Dr. Renee Thompson: Common Weapons Nurse Bullies Use Against Their Targets

Dr. Renee Thompson: Common Weapons Nurse Bullies Use Against Their Targets

This post is the third in a series of posts on nurse bullying and conflict in the workplace written by Dr. Renee Thompson, DNP, RN, CMSRN. Dr. Thompson is one of the top professional development and anti-bullying thought leaders in nursing.

M.S. Nursing, Management and Organizational LeadershipNurse bullying is a problem. Bullying is destructive, pervasive and doesn’t belong in a profession dedicated to caring and compassion. Seventy-three percent of all nurses report being the target of or at least witnessing bullying behavior in the workplace. Sixty percent of all new nurses quit their first job within the first six months due to the bullying behavior of their co-workers. We are hemorrhaging good nurses from the profession due to this issue.

Nurses can be so caring and compassionate to their patients but they can be horrific to each other.

Because bullying is receiving a lot of attention in the media, we have the tendency to call all bad behavior bullying. However, not everything is bullying. Sometimes, people are just being too direct, disrespectful and unprofessional or perhaps they are just having a bad day. Read more about the difference between bullying and everything else here

Definition of true bullying

Bullying is the repeated pattern of destructive behavior with the conscious or unconscious attempt to do harm. The key is to identify if you have seen the behavior before, directed towards you or someone else.  If so, this could be a bullying situation.

What does nurse bullying actually look like?

Many bullying behaviors involve open criticism, being treated in a humiliating and degrading way, ignored, given unfair assignments or spreading false rumors. Some bullying behavior can actually lead to physical violence.

A nurse refuses to get out of another nurses “chair” so the nurse throws a cup of water in her face.

A nurse doesn’t like the assignment she receives from the charge nurse so she screams at her and pulls her hair.

Bullies use many weapons against their targets. While some bullying behaviors are sneaky and go undetected for weeks, months and even years (covert); other bullying behaviors are easy to recognize (overt). Both are destructive and do not belong in a profession dedicated to caring and compassion.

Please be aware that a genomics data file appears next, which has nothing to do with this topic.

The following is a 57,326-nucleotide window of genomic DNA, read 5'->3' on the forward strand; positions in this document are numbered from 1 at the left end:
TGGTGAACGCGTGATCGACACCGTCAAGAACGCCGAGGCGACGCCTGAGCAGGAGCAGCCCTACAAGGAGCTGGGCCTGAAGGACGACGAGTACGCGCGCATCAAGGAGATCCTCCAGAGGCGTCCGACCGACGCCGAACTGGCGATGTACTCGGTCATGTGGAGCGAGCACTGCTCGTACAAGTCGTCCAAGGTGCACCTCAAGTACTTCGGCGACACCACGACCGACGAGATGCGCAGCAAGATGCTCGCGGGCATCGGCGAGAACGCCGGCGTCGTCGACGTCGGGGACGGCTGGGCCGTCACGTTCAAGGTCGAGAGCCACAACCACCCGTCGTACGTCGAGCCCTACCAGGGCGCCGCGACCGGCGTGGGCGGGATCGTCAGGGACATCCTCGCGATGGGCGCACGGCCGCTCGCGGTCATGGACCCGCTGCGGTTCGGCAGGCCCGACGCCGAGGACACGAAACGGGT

Overt versus covert bullying behavior

Example of overt bullying behavior: Your co-worker Megan starts loudly criticizing you in the middle of the nurses’ station, in front of others. This isn’t the first time Megan has done this to you.  She consistently criticizes, finds fault with everything you do, and appears to enjoy making you cry or appear weak and incompetent in front of others. Megan is an overt bully.

Common overt bullying weapons:

  • Verbal criticism or name-calling
  • Intimidation
  • Blaming
  • Ethnic jokes or slurs
  • Finding fault
  • Threatening
  • Physical violence

Example of covert bullying behavior: Your co-worker Cherie is so nice!  She frequently offers to finish your work at the end of your shift when you’ve had a busy day; she goes out of her way to reassure you that she loves new nurses, and offers to trade your difficult patient with one of her easier patients from time to time. Yes. Cherie is super nice until you find out she’s been gossiping about you behind your back telling the other nurses, physicians, housekeeping and anyone else who will listen that she has to “clean up your mess” because you can’t cut it as a REAL nurse. Cherie is a covert bully

Common covert bullying weapons:

  • Sabotage
  • Withholds information
  • Excludes others
  • Unfair assignments
  • Undermines
  • Downplays accomplishments

Remember, not everything is bullying and if are going to eliminate TRUE bullying, we need to start recognizing the destructive weapons bullies use against their targets and disarm them!

Thanks so much for reaching out. Take care and stay connected.



Dr. Renee Thompson is a keynote speaker, author, award-winning nurse blogger, and professional development/anti-bullying thought leader. Renee spends the majority of her time helping healthcare and academic organizations address and eliminate workplace bullying. To find out more about Renee, please visit her website. American Sentinel University friends and family can get 25% off Renee’s great anti-bullying products – simply enter in the code: AMSENT16.

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Dr. Renee Thompson: Nurse Bullying, Can You Guess Who is “Eating” Whom?
Dr. Renee Thompson: Two Powerful Active Steps to Stop the Cycle of Bullying